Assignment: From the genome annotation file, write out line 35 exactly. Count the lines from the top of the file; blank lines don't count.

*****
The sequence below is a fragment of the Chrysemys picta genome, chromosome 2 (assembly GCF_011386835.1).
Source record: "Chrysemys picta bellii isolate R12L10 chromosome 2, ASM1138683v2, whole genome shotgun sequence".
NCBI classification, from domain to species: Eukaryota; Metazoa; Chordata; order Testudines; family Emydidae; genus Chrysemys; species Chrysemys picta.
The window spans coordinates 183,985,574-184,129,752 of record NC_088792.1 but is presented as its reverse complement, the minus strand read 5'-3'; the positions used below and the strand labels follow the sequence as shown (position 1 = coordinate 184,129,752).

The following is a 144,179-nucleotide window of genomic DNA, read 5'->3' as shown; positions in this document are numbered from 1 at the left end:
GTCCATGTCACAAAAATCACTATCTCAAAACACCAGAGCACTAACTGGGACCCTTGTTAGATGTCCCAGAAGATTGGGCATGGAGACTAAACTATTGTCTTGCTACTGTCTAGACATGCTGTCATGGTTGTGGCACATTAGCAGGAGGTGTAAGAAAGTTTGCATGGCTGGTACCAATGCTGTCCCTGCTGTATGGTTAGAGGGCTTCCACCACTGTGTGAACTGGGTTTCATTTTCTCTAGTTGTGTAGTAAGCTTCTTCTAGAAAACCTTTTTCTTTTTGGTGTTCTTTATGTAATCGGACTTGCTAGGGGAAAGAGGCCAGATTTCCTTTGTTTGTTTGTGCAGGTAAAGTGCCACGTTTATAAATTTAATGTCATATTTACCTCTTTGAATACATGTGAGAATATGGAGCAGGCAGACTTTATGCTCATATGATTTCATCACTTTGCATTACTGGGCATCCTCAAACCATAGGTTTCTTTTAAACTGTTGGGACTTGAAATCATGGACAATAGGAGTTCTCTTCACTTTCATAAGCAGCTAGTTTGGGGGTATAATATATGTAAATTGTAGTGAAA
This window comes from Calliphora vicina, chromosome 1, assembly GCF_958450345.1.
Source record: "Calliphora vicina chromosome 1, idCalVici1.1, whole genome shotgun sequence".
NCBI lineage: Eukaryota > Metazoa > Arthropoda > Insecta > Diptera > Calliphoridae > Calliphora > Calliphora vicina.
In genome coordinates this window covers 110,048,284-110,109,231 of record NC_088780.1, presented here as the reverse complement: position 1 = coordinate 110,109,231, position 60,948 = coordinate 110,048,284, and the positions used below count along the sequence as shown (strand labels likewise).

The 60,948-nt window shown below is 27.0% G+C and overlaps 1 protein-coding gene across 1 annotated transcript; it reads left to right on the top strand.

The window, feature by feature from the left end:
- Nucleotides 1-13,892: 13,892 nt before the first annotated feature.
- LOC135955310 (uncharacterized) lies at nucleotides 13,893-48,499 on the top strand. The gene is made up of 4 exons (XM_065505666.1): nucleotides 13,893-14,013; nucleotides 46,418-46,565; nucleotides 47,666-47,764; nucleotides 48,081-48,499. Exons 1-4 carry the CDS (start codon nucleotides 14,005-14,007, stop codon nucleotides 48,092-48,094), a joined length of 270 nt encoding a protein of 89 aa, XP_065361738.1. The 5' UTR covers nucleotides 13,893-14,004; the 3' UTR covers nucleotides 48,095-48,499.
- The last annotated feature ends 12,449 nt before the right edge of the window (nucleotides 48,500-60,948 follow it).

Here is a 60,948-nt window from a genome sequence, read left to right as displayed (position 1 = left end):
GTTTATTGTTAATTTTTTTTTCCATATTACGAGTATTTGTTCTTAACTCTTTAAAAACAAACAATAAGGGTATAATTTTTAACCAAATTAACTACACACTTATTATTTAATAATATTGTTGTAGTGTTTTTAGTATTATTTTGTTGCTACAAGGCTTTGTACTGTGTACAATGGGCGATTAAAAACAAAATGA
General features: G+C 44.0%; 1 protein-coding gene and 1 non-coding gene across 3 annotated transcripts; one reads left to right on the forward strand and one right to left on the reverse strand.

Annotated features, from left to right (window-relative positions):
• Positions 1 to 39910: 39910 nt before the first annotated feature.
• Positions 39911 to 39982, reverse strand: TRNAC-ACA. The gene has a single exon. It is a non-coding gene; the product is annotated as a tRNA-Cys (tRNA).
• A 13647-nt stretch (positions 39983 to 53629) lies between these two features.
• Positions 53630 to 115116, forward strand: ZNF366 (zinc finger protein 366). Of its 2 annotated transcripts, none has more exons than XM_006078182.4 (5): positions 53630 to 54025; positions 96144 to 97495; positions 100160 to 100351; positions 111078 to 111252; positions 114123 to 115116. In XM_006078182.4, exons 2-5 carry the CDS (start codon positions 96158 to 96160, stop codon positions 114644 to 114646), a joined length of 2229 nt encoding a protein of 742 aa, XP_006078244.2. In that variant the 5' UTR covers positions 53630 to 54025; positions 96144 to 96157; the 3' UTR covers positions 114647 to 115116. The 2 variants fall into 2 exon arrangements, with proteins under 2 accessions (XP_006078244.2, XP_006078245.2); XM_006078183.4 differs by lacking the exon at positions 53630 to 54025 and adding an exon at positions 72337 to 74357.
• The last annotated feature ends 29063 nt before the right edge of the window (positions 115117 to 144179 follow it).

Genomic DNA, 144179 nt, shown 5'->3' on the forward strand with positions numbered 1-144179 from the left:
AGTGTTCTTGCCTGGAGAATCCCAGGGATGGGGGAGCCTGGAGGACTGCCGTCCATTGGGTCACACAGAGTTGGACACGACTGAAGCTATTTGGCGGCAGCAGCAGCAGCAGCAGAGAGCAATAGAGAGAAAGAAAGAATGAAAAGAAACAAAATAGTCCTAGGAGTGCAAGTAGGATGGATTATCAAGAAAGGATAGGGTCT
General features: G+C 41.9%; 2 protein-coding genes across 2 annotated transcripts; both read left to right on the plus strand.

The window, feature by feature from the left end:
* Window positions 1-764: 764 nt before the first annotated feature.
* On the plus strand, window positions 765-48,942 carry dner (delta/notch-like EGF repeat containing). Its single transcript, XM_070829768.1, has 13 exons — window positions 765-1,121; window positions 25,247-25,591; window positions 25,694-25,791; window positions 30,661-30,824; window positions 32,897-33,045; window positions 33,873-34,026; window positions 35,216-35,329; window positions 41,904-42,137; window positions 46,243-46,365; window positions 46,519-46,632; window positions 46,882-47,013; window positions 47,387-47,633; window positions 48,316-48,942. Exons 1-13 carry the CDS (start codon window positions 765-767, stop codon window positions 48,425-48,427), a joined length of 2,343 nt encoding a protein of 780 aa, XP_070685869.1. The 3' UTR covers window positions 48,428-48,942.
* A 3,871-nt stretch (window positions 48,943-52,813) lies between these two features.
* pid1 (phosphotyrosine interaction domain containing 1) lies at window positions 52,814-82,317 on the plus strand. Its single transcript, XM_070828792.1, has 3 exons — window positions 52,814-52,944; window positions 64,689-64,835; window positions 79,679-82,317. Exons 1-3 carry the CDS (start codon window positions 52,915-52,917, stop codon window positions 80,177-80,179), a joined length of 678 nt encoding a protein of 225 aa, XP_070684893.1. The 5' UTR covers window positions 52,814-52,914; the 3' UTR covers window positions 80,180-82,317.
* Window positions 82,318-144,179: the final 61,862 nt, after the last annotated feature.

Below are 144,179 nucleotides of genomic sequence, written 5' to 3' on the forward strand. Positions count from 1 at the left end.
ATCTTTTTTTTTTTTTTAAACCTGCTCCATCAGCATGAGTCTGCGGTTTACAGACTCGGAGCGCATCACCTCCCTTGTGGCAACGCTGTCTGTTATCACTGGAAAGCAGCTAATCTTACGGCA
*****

ATCTTTTTTTTTTTTTTAAACCTGCTCCATCAGCATGAGTCTGCGGTTTACAGACTCGGAGCGCATCACCTCCCTTGTGGCAACGCTGTCTGTTATCACTGGAAAGCAGCTAATCTTACGGCA